And for the record, yes I put my Amazon purchases into my taxes this year to pay the use tax as I'm legally obligated to.

RE: Growing Economy?
By retrospooty on 3/10/2014 12:17:20 PM , Rating: 2
You guys are funny. No the economy is improving because its improving. Sales are improving, stock levels are balancing, orders and futures are looking better and better. If you cant see what every economist on earth sees that its been improving slowly for several years now you are just not paying attention. Every single economic indicator shows it is improving, not just unemployment. Don't go all reclaimer and jump all over me and say I am praising Obama - I am not... The job he has done sickens me to the core and I am ashamed I voted for him in 08. But in spite of the crappy job he has done, the economy is improving. It probably would have happened alot faster with better leadership for sure, but it is getting there.

Back to topic, this move at Staples is a smart move by Staples as the world moved toward online business. They are closing underperforming stores. They had way too many as it was even before online got big.

RE: Growing Economy?
By Just Tom on 3/13/2014 8:40:55 PM , Rating: 2
So you shop Amazon to avoid sales tax and then claim those purchases and pay the use tax. Why would Amazon charging sales tax change the equation? While I am not aware of every state's tax law I do not know of any where sales tax does not equal use tax.

RE: Growing Economy?
By GotThumbs on 3/10/2014 12:04:36 PM , Rating: 3
It's also a way to cut the number of employees...especially with Feds pushing for higher minimum wage for low skilled labor.

This is just the beginning.

The next move is Feds dictating that companies cannot lay off people and must keep current wages.

Read/watch Atlas shrugged to see how this might work in real life. seems far fetched, but maybe not as much as it used to be.

~Best wishes keeping what you earned.

RE: Growing Economy?
By inperfectdarkness on 3/10/2014 3:49:54 PM , Rating: 2
Agreed. The 21st century is all about personalized shopping--and online will always have a bigger and wider stock selection than any brick & mortar store.

Hourly salesperson jobs are going away...and being replaced by website designer, programmer, and shipping handler jobs.

Nothing to see here. Move along, folks.

RE: Growing Economy?
By tayb on 3/7/2014 5:11:06 PM , Rating: 2
A bad retailer making bad decisions and failing against superior competition isn't a sign of the economic apocalypse. It's a sign of a relatively free market picking winners and losers.

RE: Growing Economy?
By atechfan on 3/7/2014 5:14:43 PM , Rating: 2
Staples is not a bad retailer and they are not failing. They are just moving a lot of their business online.

RE: Growing Economy?
By retrospooty on 3/7/2014 5:41:07 PM , Rating: 1
Yup, they actually have a great online process and a great B to B portal.

RE: Growing Economy?
By elleehswon on 3/7/2014 7:17:49 PM , Rating: 2
This is, more or less, exactly what's happening. lots of expansion on the .com side of the house. lots of investment in IT infrastructure too.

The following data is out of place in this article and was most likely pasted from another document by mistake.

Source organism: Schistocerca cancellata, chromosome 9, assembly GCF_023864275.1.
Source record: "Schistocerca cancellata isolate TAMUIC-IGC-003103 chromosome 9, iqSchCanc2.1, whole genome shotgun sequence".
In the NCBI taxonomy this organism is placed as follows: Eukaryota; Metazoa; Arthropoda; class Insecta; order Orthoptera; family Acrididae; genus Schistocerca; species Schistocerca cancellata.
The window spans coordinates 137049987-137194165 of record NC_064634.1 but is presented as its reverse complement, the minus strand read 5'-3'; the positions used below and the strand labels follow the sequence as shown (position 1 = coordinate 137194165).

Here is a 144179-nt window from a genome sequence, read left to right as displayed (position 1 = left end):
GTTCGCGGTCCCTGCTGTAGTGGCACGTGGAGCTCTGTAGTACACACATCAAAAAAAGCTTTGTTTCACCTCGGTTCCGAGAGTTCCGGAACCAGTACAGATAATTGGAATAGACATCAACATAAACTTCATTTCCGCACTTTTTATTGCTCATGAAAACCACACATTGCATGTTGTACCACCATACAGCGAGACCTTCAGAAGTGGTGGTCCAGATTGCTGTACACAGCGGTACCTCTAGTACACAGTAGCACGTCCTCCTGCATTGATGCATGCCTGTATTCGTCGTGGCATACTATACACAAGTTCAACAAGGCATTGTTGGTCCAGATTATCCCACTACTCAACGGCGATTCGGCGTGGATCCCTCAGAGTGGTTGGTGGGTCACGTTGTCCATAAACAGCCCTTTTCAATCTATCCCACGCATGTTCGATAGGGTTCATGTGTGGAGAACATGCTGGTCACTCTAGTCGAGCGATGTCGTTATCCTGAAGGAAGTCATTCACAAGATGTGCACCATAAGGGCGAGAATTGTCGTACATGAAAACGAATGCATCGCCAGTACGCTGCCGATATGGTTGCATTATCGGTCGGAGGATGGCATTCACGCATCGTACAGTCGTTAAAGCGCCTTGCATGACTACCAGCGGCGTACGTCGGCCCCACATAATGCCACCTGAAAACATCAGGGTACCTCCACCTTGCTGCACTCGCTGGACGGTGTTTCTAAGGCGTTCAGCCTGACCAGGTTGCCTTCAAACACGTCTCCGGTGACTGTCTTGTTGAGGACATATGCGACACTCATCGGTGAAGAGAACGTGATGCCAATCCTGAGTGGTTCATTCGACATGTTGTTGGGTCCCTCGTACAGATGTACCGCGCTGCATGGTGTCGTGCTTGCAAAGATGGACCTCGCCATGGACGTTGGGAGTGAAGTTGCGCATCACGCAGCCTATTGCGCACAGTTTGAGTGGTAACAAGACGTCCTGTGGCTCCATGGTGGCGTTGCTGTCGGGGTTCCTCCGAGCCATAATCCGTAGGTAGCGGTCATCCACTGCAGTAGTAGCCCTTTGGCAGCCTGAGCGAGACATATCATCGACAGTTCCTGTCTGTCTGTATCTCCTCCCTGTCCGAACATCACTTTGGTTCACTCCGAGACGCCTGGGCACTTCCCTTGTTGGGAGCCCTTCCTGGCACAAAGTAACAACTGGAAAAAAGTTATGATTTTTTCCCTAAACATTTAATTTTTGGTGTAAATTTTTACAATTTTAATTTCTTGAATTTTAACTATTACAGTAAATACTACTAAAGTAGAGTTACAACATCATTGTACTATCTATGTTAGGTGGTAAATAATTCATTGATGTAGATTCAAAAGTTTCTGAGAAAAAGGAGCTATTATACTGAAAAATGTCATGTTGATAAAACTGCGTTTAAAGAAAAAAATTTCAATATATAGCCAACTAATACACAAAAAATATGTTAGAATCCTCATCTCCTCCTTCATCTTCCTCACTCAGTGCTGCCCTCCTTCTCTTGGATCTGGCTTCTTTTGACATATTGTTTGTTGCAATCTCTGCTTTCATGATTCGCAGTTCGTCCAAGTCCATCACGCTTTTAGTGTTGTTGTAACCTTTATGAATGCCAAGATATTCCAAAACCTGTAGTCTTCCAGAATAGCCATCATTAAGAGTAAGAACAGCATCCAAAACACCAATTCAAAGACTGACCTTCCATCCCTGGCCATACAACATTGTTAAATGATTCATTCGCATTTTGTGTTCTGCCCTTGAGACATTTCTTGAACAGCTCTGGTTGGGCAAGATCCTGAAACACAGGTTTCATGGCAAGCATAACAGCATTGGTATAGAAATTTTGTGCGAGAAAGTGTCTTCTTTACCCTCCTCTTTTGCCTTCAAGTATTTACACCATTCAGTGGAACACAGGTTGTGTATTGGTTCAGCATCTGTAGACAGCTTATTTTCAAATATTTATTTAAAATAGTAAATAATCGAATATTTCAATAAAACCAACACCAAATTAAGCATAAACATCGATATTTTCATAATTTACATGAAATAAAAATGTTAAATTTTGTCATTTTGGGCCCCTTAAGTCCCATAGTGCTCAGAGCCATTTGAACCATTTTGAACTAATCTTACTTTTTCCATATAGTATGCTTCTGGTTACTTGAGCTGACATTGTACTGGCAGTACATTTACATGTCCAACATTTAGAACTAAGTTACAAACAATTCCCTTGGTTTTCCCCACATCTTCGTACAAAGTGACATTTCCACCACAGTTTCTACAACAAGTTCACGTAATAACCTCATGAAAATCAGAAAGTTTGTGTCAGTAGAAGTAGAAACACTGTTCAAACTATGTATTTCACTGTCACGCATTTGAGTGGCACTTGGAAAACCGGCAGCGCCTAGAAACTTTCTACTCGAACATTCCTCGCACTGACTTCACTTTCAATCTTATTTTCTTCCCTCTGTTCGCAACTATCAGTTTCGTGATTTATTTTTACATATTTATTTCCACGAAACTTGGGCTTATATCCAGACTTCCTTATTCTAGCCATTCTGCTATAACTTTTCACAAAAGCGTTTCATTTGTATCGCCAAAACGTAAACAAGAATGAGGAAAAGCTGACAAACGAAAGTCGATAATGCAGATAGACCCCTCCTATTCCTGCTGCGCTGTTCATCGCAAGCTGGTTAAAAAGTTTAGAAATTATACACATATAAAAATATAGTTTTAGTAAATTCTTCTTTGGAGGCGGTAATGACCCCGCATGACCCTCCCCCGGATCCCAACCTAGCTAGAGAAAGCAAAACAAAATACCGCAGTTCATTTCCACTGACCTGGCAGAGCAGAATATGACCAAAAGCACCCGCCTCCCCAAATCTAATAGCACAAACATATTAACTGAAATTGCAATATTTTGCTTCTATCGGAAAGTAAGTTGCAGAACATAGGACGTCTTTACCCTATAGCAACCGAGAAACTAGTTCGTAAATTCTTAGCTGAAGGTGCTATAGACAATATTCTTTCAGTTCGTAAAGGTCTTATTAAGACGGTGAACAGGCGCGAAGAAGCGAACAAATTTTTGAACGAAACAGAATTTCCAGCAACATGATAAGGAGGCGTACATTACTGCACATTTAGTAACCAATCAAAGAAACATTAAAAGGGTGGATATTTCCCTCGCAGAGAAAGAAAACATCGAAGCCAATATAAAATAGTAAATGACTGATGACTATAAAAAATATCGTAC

RE: Growing Economy?
By illonexxx on 3/9/2014 3:25:03 PM , Rating: 2
Wrong. If you read it says Staples own online sales grew 10% while instore sales fell 7%.

The market has changed, or does the closing of Block Buster stores also signify to you America's decline?

RE: Growing Economy?
By BRB29 on 3/10/2014 7:37:23 AM , Rating: 2
Just another example of how fantastically great our growing economy is

I don't think you've ever shopped at staples, office depot or radioshack. Their prices are ridiculous. Why even waste your time getting there and carrying that stuff home when you can go on amazon and get it for half the price. With amazon prime's free 2 day shipping, it makes online shopping more attractive.

Those online merchants create plenty of jobs too.

RE: Growing Economy?
By evabcar on 3/10/2014 10:27:59 AM , Rating: 2
staples does price match and they have free delivery as well

By Solandri on 3/7/2014 4:10:30 PM , Rating: 2
What's hurting Staples' sales is increased competition from online retailers like Amazon, where users can simply jump online to buy what they want and typically get the item for a cheaper price than brick-and-mortars (and even free shipping at times).

Except that Staples itself has a pretty good online store, with free next-day delivery for most products in most locations.

My guess would be the root of their problems is having a higher base price and forcing customers to play games with sales, coupons, and rewards programs in order to get a decent price. With, you get the low price without the games. In other words, if a store wants to structure its pricing so it can make a big profit off the lazy/uncaring shopper, it's going to lose sales to people who put some effort into their shopping. And apparently it loses more than it gains. If you think about it, all those coupons and rewards programs are just shell games - they don't improve the country's productivity. Just give the same low but competitive price to everyone without the games and hassle, and you'll do better.

While online stores like Amazon have been experiencing the fastest growth, plenty of brick and mortar stores are doing just fine and posted increased sales from 2011-2012. (2012-2013 figures aren't out yet.) I think this is a lot more complex than simply "online > brick and mortar".

By retrospooty on 3/7/2014 5:02:10 PM , Rating: 2
"Except that Staples itself has a pretty good online store, with free next-day delivery for most products in most locations"

Exactly... Staples is a huge player in office supplies for small and medium businesses, as well as some large ones too... But like most companies, where they used to send someone to Staples to get whatever good they need, they now just go to and place an order. Simple easy, and plenty fast. You rarely have an office supply emergency where you need something today as long as you pay attention to stock. 1-2 days deleivery is just fine and no-one has to go to a store that may or may not have the particulars in stock.